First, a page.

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(41:21, Poseidon & Musea Records)
TRACK LIST: 1. Yugake 7:11 2. Hanamizake 9:51 3. Yatagarasu 4:58 4. Riu 7:23 5. Tsukinokusa Tsuyunokusa 2:54 6. Ruten Ame 9:00 LINEUP: Junya Anan – keyboards Yasuo Asakura – guitars Futaba – vocals; flute Keiichi Yanagawa – bass Keita Kamiyama – drums
Prolusion. There are the very same five Japanese musicians, who made the self-titled MIZUKAGAMI debut release back in 2003, before “Yugake”, which is their sophomore effort.
Analysis. Just like “Mizukagami”, this recording is also made up of six songs, four of which are relatively long as well, though the albums have generally a lot in common between them. Nevertheless this one is somewhat less impressive than its predecessor, and while it’s not a failure, far from it, some drawbacks are obvious in both its compositional and performance departments. The same lineup with the same classic-standard instrumentation, still featuring a variety of analog, vintage-sounding keyboards (though with much fewer Mellotron patterns used), still for the most part cover the romantic side of symphonic Art-Rock that could have been from the ‘70s, but not so excitingly this time around. Besides being rich in large-scaled instrumental arrangements, the four longer compositions, the title track, Hanamizake, Riu and Ruten Ame, contain probably all the essential ingredients that determine the appeal and, importantly, the progressiveness of the classic sympho-prog sound. Intense, bombastic Hammond-, Moog- and guitar-driven Art-Rock in varied thematic configurations alternates with segments of calmer, at times purely acoustic music with only acoustic guitar, piano and flute in the arrangement, though there are also some prog-metal-like moves to be found on each – a novelty to the band’s repertoire. On the pieces’ instrumental angle, the influences include Genesis circa “Wind and Wuthering” (just as if with John Mayhew or even Chris Stewart instead of Phil Collins behind the drum kit), Camel at their most symphonic (especially evident when a flute plays, which, sadly, happens not as often as I would like it to) and, occasionally, ELP (only in some of the organ leads). For the sake of justice however, I must add here that none of the tracks sound derivative, partly thanks to Futaba, a female vocalist singing in a typically Japanese manner, whose thin, seemingly fragile voice does not resemble anyone else’s, save for her numerous countrywomen-in-Prog of course. Where the band trips up is in their rhythmic department, this must be laid exclusively at Keita Kamiyama’s door. His drumming on this CD is not always as resourceful as it might be, indeed being often straightforward, which is especially striking during some of the transitions where he continues playing just as before, without changing the pace or even the manner of the drumming either, being fully inadequate, well, to the significance of such moments. On the rocker Yatagarasu, he is extremely monotonous throughout, though this is generally a fairly dull repetitious number, coming across as being ‘crafted’, played and recorded during the same rehearsal (and then included in the disc so as to have it as a full-length album). Featuring only acoustic guitar, Mellotron and vocals, Tsukinokusa Tsuyunokusa is a varied, truly interesting ballad and is the only mistake-free track in the set.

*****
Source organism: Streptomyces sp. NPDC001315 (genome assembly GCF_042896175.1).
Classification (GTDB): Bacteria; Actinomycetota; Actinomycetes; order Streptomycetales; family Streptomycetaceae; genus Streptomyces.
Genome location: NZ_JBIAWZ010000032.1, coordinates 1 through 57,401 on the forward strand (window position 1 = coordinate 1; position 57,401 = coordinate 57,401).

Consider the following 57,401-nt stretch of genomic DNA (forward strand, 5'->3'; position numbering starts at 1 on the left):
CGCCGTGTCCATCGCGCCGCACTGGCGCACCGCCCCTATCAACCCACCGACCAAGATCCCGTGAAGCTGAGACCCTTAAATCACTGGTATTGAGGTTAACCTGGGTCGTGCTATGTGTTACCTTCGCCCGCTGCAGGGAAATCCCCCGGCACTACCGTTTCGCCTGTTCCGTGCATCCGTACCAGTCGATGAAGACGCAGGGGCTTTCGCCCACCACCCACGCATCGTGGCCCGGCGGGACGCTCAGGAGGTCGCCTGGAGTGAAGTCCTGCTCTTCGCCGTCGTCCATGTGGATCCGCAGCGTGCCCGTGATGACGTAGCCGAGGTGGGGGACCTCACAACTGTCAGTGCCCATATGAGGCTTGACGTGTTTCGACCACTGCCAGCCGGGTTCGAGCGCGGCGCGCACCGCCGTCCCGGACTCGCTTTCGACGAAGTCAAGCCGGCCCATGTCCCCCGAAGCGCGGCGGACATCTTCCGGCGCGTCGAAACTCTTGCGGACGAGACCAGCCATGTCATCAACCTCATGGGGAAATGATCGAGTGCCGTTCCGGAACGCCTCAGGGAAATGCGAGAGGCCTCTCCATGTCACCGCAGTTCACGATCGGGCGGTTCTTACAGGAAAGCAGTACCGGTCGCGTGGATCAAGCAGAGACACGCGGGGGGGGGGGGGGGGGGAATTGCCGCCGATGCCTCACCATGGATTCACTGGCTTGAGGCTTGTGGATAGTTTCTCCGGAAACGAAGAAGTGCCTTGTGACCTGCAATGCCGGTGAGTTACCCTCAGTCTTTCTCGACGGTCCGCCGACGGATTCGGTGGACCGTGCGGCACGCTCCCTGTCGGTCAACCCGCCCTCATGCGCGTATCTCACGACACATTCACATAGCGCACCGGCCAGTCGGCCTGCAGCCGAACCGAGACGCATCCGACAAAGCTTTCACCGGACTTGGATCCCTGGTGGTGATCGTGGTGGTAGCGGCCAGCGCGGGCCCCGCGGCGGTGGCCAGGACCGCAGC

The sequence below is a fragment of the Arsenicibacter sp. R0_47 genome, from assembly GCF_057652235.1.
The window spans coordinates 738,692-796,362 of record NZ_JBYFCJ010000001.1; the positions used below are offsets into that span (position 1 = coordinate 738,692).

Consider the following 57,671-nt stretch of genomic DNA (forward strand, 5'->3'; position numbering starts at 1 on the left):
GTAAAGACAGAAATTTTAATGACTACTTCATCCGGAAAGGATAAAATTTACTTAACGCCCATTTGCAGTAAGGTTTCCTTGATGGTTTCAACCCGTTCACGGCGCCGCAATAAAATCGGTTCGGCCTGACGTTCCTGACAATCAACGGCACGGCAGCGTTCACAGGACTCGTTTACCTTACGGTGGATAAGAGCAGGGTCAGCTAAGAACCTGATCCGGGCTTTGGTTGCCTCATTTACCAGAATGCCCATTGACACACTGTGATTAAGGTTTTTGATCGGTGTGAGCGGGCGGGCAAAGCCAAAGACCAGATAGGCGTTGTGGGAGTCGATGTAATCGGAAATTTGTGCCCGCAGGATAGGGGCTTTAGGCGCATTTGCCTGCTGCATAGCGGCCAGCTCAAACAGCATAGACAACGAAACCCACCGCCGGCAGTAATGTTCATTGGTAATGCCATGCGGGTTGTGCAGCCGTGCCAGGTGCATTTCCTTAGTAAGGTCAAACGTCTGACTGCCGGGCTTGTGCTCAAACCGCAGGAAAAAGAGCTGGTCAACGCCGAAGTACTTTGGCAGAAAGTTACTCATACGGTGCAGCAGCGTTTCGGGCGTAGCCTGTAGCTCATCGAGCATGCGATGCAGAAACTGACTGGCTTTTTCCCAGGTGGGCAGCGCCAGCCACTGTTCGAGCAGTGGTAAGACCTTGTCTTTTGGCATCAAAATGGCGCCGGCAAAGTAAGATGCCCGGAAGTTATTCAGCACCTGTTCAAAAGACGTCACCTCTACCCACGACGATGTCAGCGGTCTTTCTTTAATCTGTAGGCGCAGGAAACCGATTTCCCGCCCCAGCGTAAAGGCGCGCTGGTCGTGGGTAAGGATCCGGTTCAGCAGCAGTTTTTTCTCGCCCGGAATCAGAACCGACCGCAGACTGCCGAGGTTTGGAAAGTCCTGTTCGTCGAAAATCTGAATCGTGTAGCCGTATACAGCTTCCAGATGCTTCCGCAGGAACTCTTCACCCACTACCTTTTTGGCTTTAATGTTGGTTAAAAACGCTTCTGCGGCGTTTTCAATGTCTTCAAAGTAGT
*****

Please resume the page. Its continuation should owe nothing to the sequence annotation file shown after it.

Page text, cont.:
Conclusion. I’m sure this CD will satisfy most of those who enjoy the group’s debut, many of whom in turn might not find anything negative when listening to it (with the exception of that rocker of course). My recommendations in this particular case only come to the disc’s makers and bandleader Anan in particular - whether to ask Keita to get reasonable or find a new drummer.
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